Blog about an “issue” obviously fishing for feedback, read the comments from people who think the “issue” is ludicrous, silence them by disabling the comments section, demonize the commentators by labeling them racist. So typical.

    She knew what the commentators were going to say ahead of time. She was just itching for a chance to call somebody “racist.”

  45. Shawn (the female) October 27, 2011 at 1:49 pm #

    I keep asking when is ‘offending’ going to become a capitol offense? I keep harking back to the black guard at Wally World in the movie vacation, cowering down, whining, “He offended mah dignity, Mr. Wally!!”

    Set the date for the death penalty trials immediately!!

    It seems EVERYTHING a white person does offends someone except the white giving them everything they ever had or ever thought of having. The absurdity of the situation nowadays is beyond comprehension.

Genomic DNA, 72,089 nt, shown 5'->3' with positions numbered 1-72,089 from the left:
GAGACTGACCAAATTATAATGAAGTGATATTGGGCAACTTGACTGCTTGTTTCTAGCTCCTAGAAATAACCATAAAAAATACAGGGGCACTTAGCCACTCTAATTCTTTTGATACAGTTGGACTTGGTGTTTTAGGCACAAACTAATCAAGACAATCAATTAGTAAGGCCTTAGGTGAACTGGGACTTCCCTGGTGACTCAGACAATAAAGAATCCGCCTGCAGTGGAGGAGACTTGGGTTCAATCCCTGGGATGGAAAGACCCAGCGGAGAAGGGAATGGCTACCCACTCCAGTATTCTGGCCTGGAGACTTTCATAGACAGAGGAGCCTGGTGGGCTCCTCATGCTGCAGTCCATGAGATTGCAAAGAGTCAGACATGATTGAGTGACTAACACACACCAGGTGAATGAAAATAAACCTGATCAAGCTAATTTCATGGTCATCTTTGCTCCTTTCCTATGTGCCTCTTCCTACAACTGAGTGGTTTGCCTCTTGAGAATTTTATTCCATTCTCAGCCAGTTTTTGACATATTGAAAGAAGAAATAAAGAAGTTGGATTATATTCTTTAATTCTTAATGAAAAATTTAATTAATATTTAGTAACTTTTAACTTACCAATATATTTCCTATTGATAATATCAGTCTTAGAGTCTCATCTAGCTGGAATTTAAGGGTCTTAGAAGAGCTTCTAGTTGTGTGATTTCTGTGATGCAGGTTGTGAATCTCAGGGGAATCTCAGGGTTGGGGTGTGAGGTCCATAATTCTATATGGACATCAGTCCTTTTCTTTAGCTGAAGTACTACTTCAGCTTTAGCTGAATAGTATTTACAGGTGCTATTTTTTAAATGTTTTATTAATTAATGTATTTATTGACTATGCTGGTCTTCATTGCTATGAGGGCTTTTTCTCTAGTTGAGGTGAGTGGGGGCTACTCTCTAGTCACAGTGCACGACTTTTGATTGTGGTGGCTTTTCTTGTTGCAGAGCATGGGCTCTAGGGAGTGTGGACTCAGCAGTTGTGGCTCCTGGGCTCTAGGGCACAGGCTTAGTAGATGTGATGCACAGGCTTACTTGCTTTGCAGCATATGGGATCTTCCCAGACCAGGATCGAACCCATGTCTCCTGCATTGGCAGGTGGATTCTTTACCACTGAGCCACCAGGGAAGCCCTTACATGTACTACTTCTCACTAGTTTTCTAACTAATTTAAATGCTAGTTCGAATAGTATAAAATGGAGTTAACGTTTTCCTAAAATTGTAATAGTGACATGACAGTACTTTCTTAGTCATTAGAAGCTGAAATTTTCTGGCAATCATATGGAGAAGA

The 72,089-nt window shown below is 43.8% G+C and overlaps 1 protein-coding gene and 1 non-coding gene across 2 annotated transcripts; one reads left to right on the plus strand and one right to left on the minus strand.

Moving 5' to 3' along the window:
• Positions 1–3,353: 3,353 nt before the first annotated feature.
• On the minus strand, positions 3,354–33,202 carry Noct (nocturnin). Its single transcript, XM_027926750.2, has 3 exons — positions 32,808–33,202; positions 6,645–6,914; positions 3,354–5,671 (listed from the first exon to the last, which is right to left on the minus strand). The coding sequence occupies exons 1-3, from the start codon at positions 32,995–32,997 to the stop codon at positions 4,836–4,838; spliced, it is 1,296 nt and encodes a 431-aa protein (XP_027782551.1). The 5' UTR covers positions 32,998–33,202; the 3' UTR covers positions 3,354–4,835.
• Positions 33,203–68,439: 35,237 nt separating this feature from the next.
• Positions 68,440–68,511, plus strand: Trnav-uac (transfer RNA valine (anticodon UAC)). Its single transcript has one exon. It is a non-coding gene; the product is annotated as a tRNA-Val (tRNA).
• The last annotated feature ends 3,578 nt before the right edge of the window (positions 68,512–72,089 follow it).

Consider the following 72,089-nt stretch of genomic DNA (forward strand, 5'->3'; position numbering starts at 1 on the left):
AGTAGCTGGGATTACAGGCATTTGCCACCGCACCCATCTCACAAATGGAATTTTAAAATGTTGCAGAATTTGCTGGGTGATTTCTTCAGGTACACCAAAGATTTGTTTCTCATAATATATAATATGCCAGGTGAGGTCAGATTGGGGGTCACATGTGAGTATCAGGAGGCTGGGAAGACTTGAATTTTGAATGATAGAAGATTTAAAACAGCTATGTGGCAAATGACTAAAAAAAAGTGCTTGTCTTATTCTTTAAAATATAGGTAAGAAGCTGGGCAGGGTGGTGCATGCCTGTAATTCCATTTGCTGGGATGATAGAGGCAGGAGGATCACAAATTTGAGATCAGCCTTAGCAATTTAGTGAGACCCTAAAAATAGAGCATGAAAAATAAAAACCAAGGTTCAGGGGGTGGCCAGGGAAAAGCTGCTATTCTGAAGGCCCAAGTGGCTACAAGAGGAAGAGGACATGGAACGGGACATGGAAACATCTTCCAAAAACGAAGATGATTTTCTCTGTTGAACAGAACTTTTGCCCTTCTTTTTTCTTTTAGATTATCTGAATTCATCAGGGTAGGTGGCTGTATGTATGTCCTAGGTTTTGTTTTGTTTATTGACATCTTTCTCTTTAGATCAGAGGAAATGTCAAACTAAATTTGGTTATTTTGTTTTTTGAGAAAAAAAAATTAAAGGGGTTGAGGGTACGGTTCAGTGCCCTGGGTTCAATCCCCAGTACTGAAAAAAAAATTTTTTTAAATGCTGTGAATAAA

46. flippityfloppity October 27, 2011 at 5:27 pm #

    It could be worse, they could begin charging people with hate crimes.


    Like graffitti boy here.

    I guess dressing up like white castle employees would be too insensitive.

    [Your link doesn’t led to a story, but to a web mail portal sign-in. — Moderator]

  47. Netzach October 27, 2011 at 5:45 pm #


    “Let’s remind ourselves that these minorities are constantly being programmed, via the media, to be crybabies.”

    And in addition, when they are crybabies, they’re rewarded, and if some of them says something bad about their own, they get attacked. Not that it is any less irritating, but well, there but for the grace of God go I, I’m afraid.